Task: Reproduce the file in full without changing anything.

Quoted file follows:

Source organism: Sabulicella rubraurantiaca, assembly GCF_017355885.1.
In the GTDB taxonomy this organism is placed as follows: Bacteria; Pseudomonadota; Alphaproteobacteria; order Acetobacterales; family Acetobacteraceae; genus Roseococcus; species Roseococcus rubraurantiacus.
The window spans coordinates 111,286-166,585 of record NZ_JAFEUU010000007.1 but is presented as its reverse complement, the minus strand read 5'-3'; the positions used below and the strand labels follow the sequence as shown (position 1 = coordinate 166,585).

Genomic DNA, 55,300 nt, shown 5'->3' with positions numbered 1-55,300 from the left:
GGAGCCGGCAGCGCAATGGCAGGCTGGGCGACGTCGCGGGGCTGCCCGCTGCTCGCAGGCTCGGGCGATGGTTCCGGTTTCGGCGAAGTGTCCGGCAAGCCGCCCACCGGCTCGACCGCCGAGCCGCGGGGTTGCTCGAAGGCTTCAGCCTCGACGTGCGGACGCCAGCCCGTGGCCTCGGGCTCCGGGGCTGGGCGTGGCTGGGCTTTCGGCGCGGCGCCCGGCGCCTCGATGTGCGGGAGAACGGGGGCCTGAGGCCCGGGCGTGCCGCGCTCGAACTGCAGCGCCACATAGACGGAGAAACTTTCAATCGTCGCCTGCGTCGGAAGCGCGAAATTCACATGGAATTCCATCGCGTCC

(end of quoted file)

Source organism: Sabulicella rubraurantiaca, assembly GCF_017355885.1.
In the GTDB taxonomy this organism is placed as follows: Bacteria; Pseudomonadota; Alphaproteobacteria; order Acetobacterales; family Acetobacteraceae; genus Roseococcus; species Roseococcus rubraurantiacus.
The window spans coordinates 111,286-166,585 of record NZ_JAFEUU010000007.1 but is presented as its reverse complement, the minus strand read 5'-3'; the positions used below and the strand labels follow the sequence as shown (position 1 = coordinate 166,585).

Genomic DNA, 55,300 nt, shown 5'->3' with positions numbered 1-55,300 from the left:
GGAGCCGGCAGCGCAATGGCAGGCTGGGCGACGTCGCGGGGCTGCCCGCTGCTCGCAGGCTCGGGCGATGGTTCCGGTTTCGGCGAAGTGTCCGGCAAGCCGCCCACCGGCTCGACCGCCGAGCCGCGGGGTTGCTCGAAGGCTTCAGCCTCGACGTGCGGACGCCAGCCCGTGGCCTCGGGCTCCGGGGCTGGGCGTGGCTGGGCTTTCGGCGCGGCGCCCGGCGCCTCGATGTGCGGGAGAACGGGGGCCTGAGGCCCGGGCGTGCCGCGCTCGAACTGCAGCGCCACATAGACGGAGAAACTTTCAATCGTCGCCTGCGTCGGAAGCGCGAAATTCACATGGAATTCCATCGCGTCC